Engraving of a classic Meneely bell as found in thousands of belfries worldwide. The bell is equipped to toll or peal by hand. Courtesy of Church Specialties, Inc.
Their mission was to maintain and restore tower bells drawing on the bell making traditions of over a century and to perform mechanical upgrades to improve operations as new technology became available. This they continue to do under the leadership of a third generation of Duffys including Joe’s son, Joe Duffy, III.
RESEARCH YOUR BELL FROM THE ORIGINAL SHIPPING RECORDS.
Joe Duffy, Jr. is semi-retired but that doesn’t keep him from sharing his encyclopedic knowledge of tower bells with all interested. He may have information about your bell, including name of purchaser, date shipped, weight, cost, musical tone, special equipment furnished, terms, inscription and even installation arrangements.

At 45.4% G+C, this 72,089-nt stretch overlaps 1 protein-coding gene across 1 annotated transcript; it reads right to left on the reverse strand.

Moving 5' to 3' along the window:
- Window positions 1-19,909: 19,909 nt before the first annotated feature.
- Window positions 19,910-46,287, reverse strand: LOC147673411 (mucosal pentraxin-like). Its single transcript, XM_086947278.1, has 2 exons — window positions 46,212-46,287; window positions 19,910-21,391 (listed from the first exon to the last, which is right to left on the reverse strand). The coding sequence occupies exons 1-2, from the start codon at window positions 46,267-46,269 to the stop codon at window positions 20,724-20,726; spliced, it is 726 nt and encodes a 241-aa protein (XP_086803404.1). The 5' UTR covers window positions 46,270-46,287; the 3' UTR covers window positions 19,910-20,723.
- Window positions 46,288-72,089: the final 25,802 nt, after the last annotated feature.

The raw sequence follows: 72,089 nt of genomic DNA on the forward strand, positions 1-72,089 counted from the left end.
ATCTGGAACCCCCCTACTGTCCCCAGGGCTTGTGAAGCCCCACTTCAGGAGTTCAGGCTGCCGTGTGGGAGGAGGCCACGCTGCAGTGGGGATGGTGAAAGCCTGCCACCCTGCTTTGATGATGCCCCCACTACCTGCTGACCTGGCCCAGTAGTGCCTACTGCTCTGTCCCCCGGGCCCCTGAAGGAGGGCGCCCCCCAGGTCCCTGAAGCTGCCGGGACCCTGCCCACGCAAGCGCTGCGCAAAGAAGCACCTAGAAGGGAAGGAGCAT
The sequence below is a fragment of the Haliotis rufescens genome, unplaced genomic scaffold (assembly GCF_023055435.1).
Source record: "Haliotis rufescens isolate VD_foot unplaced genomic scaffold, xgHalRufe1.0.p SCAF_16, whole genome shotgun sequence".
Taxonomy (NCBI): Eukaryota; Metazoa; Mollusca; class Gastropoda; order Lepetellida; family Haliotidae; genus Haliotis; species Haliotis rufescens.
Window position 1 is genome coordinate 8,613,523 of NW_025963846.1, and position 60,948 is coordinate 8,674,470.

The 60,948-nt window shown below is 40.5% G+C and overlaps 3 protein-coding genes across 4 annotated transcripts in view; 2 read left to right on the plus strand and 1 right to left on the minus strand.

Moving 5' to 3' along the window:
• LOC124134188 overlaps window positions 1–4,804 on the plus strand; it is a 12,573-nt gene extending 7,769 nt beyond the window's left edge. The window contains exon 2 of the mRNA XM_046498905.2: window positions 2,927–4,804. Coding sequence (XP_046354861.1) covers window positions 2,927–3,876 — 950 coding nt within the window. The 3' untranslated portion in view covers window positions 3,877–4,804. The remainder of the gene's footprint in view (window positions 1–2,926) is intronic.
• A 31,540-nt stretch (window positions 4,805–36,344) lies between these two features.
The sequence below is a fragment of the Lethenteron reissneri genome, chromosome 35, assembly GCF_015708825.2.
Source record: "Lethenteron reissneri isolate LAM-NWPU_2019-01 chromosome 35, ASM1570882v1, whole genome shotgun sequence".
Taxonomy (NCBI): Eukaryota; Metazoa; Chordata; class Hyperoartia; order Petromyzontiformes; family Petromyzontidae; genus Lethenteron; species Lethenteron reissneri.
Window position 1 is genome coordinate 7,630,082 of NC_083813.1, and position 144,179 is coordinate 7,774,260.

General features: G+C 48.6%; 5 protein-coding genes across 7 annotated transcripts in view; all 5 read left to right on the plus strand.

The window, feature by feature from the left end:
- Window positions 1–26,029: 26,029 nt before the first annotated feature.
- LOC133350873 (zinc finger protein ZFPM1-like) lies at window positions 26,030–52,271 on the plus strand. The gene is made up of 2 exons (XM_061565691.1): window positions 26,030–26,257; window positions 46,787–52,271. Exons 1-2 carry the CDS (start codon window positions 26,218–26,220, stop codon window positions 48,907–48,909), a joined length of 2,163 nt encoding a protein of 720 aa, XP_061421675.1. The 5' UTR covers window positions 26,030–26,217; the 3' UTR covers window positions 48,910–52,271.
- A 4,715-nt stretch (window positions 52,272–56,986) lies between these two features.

This information comes from a vast archive of original hand written shipping ledgers going back to 1850 which he inherited from his father, Joe Sr., former manager of the Meneely Bell Company’s sales office. Even if he cannot locate your particular bell, he can refer to a table which will tell you its weight AND tone if given the diameter. Besides this, he possesses a wealth of general information about bell manufacturing, shipping and installation practices. For instance, he says that Meneely never machined its bells for tone as modern bells are. They referred to this practice as “rupturing the bell’s skin” and avoided it. If they were producing a tuned chime of bells and one bell was “off” they sold it as a single and cast a replacement. He can also furnish information about other historic bell manufacturers such as Paul Revere, George Holbrook and Henry Hooper.